Short : 12 months : "Tour of duty" means how much time did a person typically spend in a war zone. In Vietnam, the "war zone" was complicated. For 99% of Army and Marine ground soldiers, the war zone was limited to South Vietnam. But for Air Force and Navy pilots, the "war zone" extended beyond… South Vietnam to North Vietnam, Cambodia and Laos. (Carrier fighter pilot John McCain, for example, a bona fide hero for his prison time in North Vietnam, never set foot in the South Vietnam combat zone, never witnessed ground forces in battle. Also, many Air Force flight missions in Southeast Asia were flown out of Guam.) So, recognizing some variances, it's easiest to consider ground soldiers of the Army and Marine Corps. Since all of South Vietnam was a combat zone, the key factor was time "in-country" -- that period between boots first stepping down on the tarmac to "wheels-up" at the end of a tour. But that in-country period did not translate directly into "combat time", which was more accurately a factor of one's military service and specialty; only about half of those who served in Vietnam were routinely exposed to the dangers of combat. For most of its personnel as the steady build-up progressed, Army eventually established the in-country tour length at 12 months. This required tour length applied to both enlisted men and commissioned officers, and equally to Regular, Reserve and National Guard soldiers. The Marines were required to serve 6-month tours, but were given incentives to serve for 13-months; most did. But the Army and Marine Corps also had programs where, if you were willing to extend your tour an additional 6 months, they would give you a free leave of 30 days in between the two tours, flying you anywhere you wanted to spend it free of charge. The flight time didn't count towards those thirty days, nor was the leave time credited towards your extra 6 months. The same applied to each successive six-month extension. These extension programs were usually more popular among headquarters administrative personnel or people who spent their entire tours on really huge fortified and very well-defended bases, than they were among infantrymen. Overly frequent rotation of forces is counter-productive and frequent rotation of forces is expensive; the objective was to find some middle ground between the wishes of the men and the requirements of the military mission. (By comparison, World War II soldiers served for the duration of the war, or until becoming casualties precluding a return to duty.) (Some Army and Navy special operations personnel such as Special Forces and SEALs served six month TDY tours (temporary duty, with different pay schedules) in country in succession. That is, a "green beret" might be on his "sixth straight tour", which meant that he had been in country for three straight years.) It's important to note that in Vietnam the Army rotated personnel, not units. The unit (i.e., an Army brigade, Marine battalion) was permanently based in-country, and individual soldiers were rotated in and out of country to and from that unit. (Today both services try to follow the traditional British regimental example. That is, both Army and Marines now try to rotate whole units, usually whole brigades, keeping members together as a cohesive unit from beginning to end of a combat tour in-country. This more expensive practice largely negates the possibility of individual tour extensions, but does significantly improve overall unit effectiveness.) For a deadly war that dragged on year after year, the practice of rotating individuals was not the best for unit morale, cohesion and effectiveness, but it was more cost effective. Still, until the Draft ended in 1975, ground soldiers were widely considered, even in the military, as just more mechanical widgets in the grand scheme of things, to be plugged in like interchangeable nuts and bolts where and when needed. (There remains among certain naive or arrogant civilian quarters a continued tendency to view soldiers in such a demeaning manner, through talk of inanimate "troops", etc., even though, in a modern all-volunteer military, 80% of American citizens in their age group cannot qualify for service in today's rather well compensated Regular Army. It's a very different military force today.) Combat units in Vietnam tried to follow as best they could a practice of not committing personnel or small units to constant combat situations for longer than six months. So a man or his squad ideally might be deployed "out in the boonies" for six months before being pulled back to headquarters base camp for the remaining six months of his one-year tour. But, due to constant high casualties and inherent mission requirements, it rarely worked out so neatly. (Greatly improved body armor and improved medical capabilities today result in far fewer disabling injuries and deaths from wounds than was the case in Vietnam; this naturally results in significantly less personnel turn-over today.) In Vietnam you simply never wanted to send out a "green" squad for six months with no experienced personnel in it. And employing soldiers in static defense at base camp or around a civilian town certainly did not ensure that they would not come under deadly attack. For ground combat personnel like Army infantry and Marines, where casualties were highest (in Vietnam 92%, today 98%), the limited year-long tours were a mixed blessing. As was the practice in all American wars up to 1975, most combat ground soldiers during the Vietnam era were involuntarily drafted, very young, single men, and the limit on tour lengths in Vietnam helped ensure that they would not be dumped into endless war and forgotten. After all, regardless of what credentials they bought to the table, and very many of them had undergraduate and graduate degrees, their "grateful nation" felt that their lives were worth a basic pay of only $2.00 for each day they managed to survive in-country. On the other hand, the one-year tours also gave rise to a situation where almost half of American combat forces in theater were always rather new and inexperienced individual soldiers, while their enemy, who kept going at it as a small unit year after year, grew ever more expert and effective at his job for as long as he remained alive - on his own turf. This had an inherent propensity to raise US casualties. So, for US combat personnel such as infantry, placing limits on tour lengths in an unconventional war that never showed signs of ending, especially one that was quite unpopular among Americans, had both very real positive and very real negative consequences. And there was another aspect that remains important although nebulous: The tour limits gave rise to "short-timer" calendars that ticked off the remaining days a man had to remain in country; the 180-day mid-point was the tipping point for Army soldiers, and a man's calendar gradually affected his thinking about what he was doing. If the war never ended, at least the "short-timer" calendar did - IF the soldier could remain alive long enough to check off that last day. And the closer he got to that last day, the more important it became to him that he stay alive by avoiding dangerous situations as much as possible. Individual survivability eventually competes with, and might even supersede, military mission - a tendency better balanced by rotating whole units despite the extra cost. The psychological effect of "short-timer" calendars in such a constant unconventional warfare environment gradually got blurred with "combat fatigue" and "burn-out", so that it was nearly impossible to distinguish one from the other or to sort out what was actually going on in a man's mind. Nor was the psychological aspect of the soldier viewed at that time worth even considering; at the end of the year, most surviving and mobile Army draftees were simply flown back to the US and mustered out of service, a jungle-to-street journey that rarely took longer than 24 hours. These were the human male widgets who somehow engendered the women's "liberation" movement in America. With all of that having been said, it was still possible for Army and Marine career soldiers to serve two, three or four tours "in-country", each separated by a period of assignment outside Vietnam or back in CONUS (Continental US). And some of those tours could have been for periods longer than 12 months. Army personnel are authorized to wear on the right lower jacket sleeve one perpendicular golden hash mark for each six months served in a combat zone; it was not uncommon during the Vietnam era to see professional Special Forces men with as many as ten of these hash marks on their uniforms. It should be noted that most practices with male soldiers in Vietnam, with the exception of tour length limits, pretty much mirrored practices throughout 200 years of American history before 1975. Following on centuries of practices of European monarchies, there had always been a certain "expendable" aspect to American soldiering. Today we fight wars more intelligently, with the knowledge that ground soldiers are actually valuable assets and that all other military assets exist to support their enormously complex and incredibly dangerous mission among other humans on the ground. Unfortunately, the US military doesn't have half the number of ground soldiers to execute properly the various missions that today's politicians want it to execute, tour limits or not, but the politicians still prefer to pour taxpayer money into unnecessary military toys intended for conventional warfare that generate civilian jobs and votes back home, while hoping that American ground soldiers thrown into any situation will eventually figure out how to solve it. European politicians play the same game with American soldiers and taxpayers, placing far greater burdens on Americans than they are willing to deliver as equitable "allies". Naval shore personnel generally served one year tours such as at NSA Danang. Navy Seabees served from six months to ten months or more with a Mobile Construction Battalion. If Seabees were assigned to a shore activity, generally they stayed a year. Brown water sailors usually served a year tour, but could be more or less. Seabees could extend with relieving battalion and stay anywhere from eight to twenty months depending on the battalions work schedule. I have heard of Seabees doing four tours with battalions, or a tour or two with a battalion and another with a shore station such as NSA Danang. Navy Corpsmen serving with Marines generally did thirteen month tours, same as Marines. Some Seabees served aboard ships in the Yellow Sea patrolling the coastline. These Bees served as long as the ship stayed on station. Footnotes: 1. Vietnam was an unconventional war, fought in a set geographical space over a very long period. It began under President Eisenhower with the introduction of the 1 st Special Forces Group in 1957 (900 in 1961), increased under President Kennedy (16,000 in 1963), and escalated dramatically under President Johnson (543,482 in 1969); official US military involvement in Vietnam ended 16 years later under President Nixon with the withdrawal of the last US military forces in 1973. Over those 16 years, a total of 2,644,000 American military members served in-country in Vietnam, about half of whom (1.3 million) were routinely exposed to combat and 80% of whom had at least a high school diploma. Only about 29% of those serving on US military active duty during the period actually saw service in Vietnam; 71% did not. Of the 1.73 million men drafted during the period (only 2.5% into the Marine Corps), just 38% actually served in Vietnam. About 25% of those serving in-country were ground forces draftees, and they accounted for 30.4% of combat deaths, but it's not known how many men volunteered to avoid being drafted. The war, which had an overall US casualty rate of about 13.7%, resulted in 58,202 Americans killed, 1,700 missing and 303,635 wounded. (South Vietnamese military losses were 3.8 times larger in all categories.) 2. The war was mostly static, rather than fluid (as was, say, the global WW II). Static unconventional wars that go on and on are very different from conventional wars that are continually driving to some clear conclusion as rapidly as possible. (The first three weeks of the Iraq War, for example, were entirely conventional fluid attack, and then immediately shifted to unconventional static occupation, but without adequate and appropriate US personnel and equipment for unconventional warfare / military occupation, including counter-insurgency, reconstruction, and stability operations.) The two types of war are almost exact opposites, requiring very different expertise, equipment and configuration; fluid conventional is all about offense, about destroying things and killing people, while static unconventional is all about defense, about building things and helping people. (Because of very significant ground forces personnel shortfalls, today's American super-soldiers are expected to shift from offense to defense and back to offense on a dime without missing a beat; most consider that expectation unrealistically naÃ¯ve in an environment where a single mistake in a half second can result in death. Americans would never consider asking their professional football teams to do that in a completely safe and controlled environment.) Static unconventional wars place much more emphasis on defending stationary base camps and civilian populations, a "backward leaning" requirement that draws huge numbers of soldiers away from performing "forward leaning" aggressive attack against moving enemy targets. In Vietnam, American forces had to commit many more soldiers to static defense than it could commit to fluid offense. So it was highly likely that a combat soldier would be employed in both roles (offense and defense, within an unconventional environment) during his 12-month in-country tour, and very often one role was just as dangerous as the other. (MORE)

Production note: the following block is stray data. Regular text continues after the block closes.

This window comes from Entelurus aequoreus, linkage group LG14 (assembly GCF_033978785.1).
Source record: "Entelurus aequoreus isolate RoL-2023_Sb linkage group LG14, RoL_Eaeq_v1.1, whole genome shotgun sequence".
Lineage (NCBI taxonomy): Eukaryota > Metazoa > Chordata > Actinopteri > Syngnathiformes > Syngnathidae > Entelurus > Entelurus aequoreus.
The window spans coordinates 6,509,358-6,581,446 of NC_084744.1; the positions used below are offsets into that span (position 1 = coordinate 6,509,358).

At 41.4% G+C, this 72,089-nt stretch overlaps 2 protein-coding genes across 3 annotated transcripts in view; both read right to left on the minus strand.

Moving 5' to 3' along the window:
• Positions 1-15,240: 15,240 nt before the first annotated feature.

Answer . The most tours of duty in the Vietnam war is 27 by MichaelBadnarik. Mr.Badnarik was also the Libertarian Candidate forPresident in the 2004 election. He had 113 confirmed kills. Answer . I do not see how this could be true, since Mr. Badnarik was bornin 1956. Answer . Or that a tour in… Vietnam was 12 months, and the Vietnam Wardidn't last 27 years. Answer . Or that Michael Badnarik was never in the military in the firstplace. (MORE)